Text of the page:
Dial-A-Ride Limitations in Mammoth

Dial-A-Ride bus service has filled a big transit need in Inyo and Mono, but now Mammoth will eliminate that service after 6pm for all but the verifiably disabled.dial_a_ride

When the Eastern Sierra Transit Authority Board last met, they did okay a new Americans with Disabilities Act policy. It all started when the Mammoth Town Council and Mammoth Mobility Commission decided that the Town would be better served to spend Dial-A-Ride transit funding on a fixed route bus. That decision then required that ESTA offer free transit to the provably disabled at night.

That will apparently all start November 13th. Some residents told us they feared that the same thing might happen in Bishop or Lone Pine – a cut of Dial-A-Ride in favor of spending money on fixed routes. I asked ESTA Director John Helm about that. He maintains that the policy is just for Mammoth for now and that Dial-a-ride is open to the general public everywhere else. The elderly, single parents and others rely on the service.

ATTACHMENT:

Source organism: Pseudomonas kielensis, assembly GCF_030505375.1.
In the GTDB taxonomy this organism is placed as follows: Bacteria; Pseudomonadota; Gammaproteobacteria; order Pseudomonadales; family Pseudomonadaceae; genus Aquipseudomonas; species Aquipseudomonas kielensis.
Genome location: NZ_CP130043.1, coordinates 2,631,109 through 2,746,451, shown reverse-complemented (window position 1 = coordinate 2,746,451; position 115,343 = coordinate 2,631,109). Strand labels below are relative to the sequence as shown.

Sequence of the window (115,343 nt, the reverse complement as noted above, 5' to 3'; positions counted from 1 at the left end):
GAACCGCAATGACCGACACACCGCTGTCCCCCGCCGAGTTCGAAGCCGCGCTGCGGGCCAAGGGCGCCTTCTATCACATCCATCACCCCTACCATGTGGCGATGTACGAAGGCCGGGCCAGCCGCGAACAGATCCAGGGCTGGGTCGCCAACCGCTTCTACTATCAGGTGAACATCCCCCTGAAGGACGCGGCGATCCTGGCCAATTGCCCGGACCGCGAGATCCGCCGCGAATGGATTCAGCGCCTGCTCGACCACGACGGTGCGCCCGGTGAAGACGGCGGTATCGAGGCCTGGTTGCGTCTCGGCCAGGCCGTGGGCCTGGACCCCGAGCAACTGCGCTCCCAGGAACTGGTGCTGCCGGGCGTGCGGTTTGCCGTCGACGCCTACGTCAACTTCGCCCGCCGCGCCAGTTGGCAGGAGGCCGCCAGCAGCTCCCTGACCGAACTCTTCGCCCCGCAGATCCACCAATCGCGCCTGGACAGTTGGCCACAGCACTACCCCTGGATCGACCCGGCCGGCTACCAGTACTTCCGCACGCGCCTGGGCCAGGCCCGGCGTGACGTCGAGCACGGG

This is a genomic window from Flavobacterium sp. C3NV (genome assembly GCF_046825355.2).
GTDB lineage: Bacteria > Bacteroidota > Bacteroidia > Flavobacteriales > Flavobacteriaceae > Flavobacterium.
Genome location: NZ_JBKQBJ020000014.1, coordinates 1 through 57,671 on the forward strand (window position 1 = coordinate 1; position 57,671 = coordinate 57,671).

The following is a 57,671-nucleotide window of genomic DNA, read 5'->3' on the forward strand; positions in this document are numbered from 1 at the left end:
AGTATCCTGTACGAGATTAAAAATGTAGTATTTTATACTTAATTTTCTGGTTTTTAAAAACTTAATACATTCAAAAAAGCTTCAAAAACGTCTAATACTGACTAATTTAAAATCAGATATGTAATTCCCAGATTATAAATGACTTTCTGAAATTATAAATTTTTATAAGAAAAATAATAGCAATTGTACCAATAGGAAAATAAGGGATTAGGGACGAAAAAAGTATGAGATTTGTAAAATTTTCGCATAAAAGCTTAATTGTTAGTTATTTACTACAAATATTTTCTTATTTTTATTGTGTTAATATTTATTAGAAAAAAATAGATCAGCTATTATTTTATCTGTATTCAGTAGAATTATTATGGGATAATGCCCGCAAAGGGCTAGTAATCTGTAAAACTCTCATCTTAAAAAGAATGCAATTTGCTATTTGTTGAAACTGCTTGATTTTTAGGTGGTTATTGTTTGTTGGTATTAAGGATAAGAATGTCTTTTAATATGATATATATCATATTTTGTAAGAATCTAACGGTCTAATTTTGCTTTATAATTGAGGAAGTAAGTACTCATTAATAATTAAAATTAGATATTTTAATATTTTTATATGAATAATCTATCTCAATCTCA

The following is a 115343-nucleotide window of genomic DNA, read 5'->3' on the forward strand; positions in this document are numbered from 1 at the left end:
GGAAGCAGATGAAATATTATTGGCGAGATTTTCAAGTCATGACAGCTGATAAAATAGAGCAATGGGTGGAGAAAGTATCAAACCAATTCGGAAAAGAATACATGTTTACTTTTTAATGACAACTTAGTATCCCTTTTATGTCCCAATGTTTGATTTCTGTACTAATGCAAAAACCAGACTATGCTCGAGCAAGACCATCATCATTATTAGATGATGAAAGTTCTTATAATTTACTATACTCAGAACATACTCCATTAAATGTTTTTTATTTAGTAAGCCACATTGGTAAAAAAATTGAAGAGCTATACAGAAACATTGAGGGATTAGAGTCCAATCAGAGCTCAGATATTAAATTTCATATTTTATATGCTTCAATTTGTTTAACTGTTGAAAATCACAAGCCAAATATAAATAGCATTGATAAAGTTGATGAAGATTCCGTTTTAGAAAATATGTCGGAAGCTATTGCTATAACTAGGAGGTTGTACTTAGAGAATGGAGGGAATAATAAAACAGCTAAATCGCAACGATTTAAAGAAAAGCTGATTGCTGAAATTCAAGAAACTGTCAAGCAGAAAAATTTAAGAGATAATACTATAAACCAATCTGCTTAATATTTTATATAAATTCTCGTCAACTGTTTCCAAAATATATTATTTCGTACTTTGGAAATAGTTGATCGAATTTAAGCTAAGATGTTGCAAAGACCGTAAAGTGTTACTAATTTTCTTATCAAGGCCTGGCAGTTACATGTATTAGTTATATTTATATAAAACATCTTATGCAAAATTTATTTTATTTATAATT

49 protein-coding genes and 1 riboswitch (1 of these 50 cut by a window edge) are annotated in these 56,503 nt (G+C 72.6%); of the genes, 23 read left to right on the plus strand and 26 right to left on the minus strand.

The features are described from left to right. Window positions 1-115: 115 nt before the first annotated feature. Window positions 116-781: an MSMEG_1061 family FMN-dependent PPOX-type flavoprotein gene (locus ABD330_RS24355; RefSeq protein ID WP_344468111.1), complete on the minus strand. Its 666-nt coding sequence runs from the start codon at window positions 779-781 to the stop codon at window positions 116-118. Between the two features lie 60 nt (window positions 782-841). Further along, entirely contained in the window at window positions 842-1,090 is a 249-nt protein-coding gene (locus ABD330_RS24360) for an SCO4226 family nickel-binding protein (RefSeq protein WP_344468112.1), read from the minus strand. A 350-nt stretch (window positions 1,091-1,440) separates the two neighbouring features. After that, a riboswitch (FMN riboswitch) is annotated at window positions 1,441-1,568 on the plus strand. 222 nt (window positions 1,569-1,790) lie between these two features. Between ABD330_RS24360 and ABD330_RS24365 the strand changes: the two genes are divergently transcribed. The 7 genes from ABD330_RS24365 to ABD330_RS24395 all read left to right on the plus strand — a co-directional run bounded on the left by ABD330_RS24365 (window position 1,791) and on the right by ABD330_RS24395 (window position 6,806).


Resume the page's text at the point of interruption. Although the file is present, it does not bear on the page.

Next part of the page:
Others questioned how Mammoth was able to alter how transit funds are spent since that duty belongs to the ESTA Board. Helm said that he and the Board are looking into that. He said the roles and responsibilities need to be clarified.

When asked if the working people of Mammoth would suffer without the use of night time Dial-A-Ride, Helm said that Mammoth officials believe the vast majority of use at night was by tourists and party-goers. Helm said there is an extensive fixed route that goes to most business areas on Main St. and Old Mammoth Road from 7am to 1am in the winter time.


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